doi:10.1097/QAI.0000000000000732
PMCID: PMC4626259  PMID: 26102447
5.  Outcomes of a Partnered Facilitation Strategy to Implement Primary Care–Mental Health 
Journal of General Internal Medicine  2014;29(Suppl 4):904-912.
ABSTRACT
BACKGROUND
Implementing new programs and practices is challenging, even when they are mandated. Implementation Facilitation (IF) strategies that focus on partnering with sites show promise for addressing these challenges.
OBJECTIVE
Our aim was to evaluate the effectiveness of an external/internal IF strategy within the context of a Department of Veterans Affairs (VA) mandate of Primary Care–Mental Health Integration (PC-MHI).
DESIGN
This was a quasi-experimental, Hybrid Type III study. Generalized estimating equations assessed differences across sites.
PARTICIPANTS
Patients and providers at seven VA primary care clinics receiving the IF intervention and national support and seven matched comparison clinics receiving national support only participated in the study.
INTERVENTION
We used a highly partnered IF strategy incorporating evidence-based implementation interventions.
MAIN MEASURES
We evaluated the IF strategy using VA administrative data and RE-AIM framework measures for two 6-month periods.
KEY RESULTS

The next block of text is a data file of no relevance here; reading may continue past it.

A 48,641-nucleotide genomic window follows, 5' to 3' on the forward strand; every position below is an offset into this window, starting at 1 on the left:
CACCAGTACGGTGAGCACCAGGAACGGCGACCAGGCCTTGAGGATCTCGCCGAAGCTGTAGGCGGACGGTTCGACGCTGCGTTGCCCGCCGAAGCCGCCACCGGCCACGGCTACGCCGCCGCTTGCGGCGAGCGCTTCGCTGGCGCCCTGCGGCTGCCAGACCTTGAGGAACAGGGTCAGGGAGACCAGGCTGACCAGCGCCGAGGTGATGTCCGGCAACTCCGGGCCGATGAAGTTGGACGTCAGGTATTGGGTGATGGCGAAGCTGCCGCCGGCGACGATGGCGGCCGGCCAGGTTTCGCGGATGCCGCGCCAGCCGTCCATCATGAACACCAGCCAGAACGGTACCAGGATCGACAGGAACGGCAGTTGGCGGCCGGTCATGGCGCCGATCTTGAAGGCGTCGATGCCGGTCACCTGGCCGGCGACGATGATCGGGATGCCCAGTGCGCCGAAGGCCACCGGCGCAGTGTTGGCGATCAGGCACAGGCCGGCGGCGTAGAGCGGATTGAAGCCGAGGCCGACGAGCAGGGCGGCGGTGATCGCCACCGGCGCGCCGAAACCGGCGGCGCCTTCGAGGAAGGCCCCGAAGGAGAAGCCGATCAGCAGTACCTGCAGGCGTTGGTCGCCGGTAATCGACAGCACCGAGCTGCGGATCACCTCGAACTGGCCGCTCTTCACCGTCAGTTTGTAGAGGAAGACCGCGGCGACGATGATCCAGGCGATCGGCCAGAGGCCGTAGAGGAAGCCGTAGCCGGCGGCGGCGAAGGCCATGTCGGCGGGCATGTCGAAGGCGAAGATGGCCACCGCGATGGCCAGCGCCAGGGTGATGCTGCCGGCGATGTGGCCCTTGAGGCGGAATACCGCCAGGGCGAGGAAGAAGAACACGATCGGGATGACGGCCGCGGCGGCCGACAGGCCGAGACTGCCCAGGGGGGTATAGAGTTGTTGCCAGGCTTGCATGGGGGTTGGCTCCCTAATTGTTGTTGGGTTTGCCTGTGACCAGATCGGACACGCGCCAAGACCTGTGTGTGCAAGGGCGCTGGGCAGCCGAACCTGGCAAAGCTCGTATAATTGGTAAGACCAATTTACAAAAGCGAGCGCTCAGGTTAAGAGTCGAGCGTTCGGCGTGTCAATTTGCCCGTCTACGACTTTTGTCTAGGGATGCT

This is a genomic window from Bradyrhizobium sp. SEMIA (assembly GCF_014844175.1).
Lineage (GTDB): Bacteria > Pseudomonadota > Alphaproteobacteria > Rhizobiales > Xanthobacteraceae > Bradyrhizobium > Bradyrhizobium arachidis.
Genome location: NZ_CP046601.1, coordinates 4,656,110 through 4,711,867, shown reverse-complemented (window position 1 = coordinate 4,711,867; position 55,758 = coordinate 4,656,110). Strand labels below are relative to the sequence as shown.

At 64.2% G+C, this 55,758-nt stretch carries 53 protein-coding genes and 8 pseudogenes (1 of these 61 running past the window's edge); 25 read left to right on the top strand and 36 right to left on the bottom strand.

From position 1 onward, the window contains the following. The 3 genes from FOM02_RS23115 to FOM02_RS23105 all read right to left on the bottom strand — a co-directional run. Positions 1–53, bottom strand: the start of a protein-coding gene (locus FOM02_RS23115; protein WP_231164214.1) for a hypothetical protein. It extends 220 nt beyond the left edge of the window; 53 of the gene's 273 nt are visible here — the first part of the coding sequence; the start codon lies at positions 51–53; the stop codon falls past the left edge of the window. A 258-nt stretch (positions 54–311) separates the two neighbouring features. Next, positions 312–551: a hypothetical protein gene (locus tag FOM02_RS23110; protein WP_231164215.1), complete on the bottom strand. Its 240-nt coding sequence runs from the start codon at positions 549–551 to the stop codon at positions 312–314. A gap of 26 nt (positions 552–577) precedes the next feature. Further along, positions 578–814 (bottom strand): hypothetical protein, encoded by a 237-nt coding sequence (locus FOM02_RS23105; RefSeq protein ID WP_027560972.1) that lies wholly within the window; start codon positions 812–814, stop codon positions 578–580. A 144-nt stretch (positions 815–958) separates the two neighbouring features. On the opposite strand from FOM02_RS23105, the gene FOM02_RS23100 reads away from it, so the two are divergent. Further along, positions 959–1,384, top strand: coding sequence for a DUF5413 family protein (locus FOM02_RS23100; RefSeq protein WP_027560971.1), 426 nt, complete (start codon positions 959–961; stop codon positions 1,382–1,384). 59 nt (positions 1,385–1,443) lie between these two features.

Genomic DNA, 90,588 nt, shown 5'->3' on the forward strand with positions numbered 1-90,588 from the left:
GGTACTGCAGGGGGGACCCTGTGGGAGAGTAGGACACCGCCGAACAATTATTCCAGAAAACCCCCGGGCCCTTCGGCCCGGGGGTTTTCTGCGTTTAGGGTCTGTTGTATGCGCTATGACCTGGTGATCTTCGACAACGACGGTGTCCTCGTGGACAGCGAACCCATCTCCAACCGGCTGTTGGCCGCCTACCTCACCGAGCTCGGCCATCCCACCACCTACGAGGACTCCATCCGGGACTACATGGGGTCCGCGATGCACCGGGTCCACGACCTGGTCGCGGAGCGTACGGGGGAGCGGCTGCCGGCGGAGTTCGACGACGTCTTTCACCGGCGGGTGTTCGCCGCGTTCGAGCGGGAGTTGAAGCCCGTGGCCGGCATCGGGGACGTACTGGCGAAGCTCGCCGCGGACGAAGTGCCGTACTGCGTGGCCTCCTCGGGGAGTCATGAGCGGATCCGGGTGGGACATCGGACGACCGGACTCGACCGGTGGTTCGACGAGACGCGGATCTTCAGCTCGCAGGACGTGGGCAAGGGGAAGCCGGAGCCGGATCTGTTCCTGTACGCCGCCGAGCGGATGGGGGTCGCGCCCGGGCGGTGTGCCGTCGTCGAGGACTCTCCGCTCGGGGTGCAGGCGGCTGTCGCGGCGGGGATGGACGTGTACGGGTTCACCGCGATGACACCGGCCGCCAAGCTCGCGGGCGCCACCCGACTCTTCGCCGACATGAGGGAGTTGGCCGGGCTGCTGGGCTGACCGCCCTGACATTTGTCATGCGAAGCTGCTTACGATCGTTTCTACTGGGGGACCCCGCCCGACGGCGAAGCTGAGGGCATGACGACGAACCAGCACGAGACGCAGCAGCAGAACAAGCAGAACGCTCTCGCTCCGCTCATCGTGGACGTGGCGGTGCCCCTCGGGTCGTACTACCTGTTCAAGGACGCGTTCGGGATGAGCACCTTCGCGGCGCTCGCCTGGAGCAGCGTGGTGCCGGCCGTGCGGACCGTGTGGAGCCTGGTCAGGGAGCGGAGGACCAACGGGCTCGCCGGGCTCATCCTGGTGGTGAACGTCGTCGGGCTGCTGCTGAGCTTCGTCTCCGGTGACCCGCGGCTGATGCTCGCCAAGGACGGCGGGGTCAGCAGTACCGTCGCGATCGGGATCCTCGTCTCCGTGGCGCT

Evaluation of RE-AIM measures from the first 6-month period indicated that PC patients at IF clinics had nine times the odds (OR=8.93, p<0.001) of also being seen in PC-MHI (Reach) compared to patients at non-IF clinics. PC providers at IF clinics had seven times the odds (OR=7.12, p=0.029) of referring patients to PC-MHI (Adoption) than providers at non-IF clinics, and a greater proportion of providers’ patients at IF clinics were referred to PC-MHI (Adoption) compared to non-IF clinics (β=0.027, p<0.001). Compared to PC patients at non-IF sites, patients at IF clinics did not have lower odds (OR=1.34, p=0.232) of being referred for first-time mental health specialty clinic visits (Effectiveness), or higher odds (OR=1.90, p=0.350) of receiving same-day access (Implementation). Assessment of program sustainability (Maintenance) was conducted by repeating this analysis for a second 6-month time period. Maintenance analyses results were similar to the earlier period.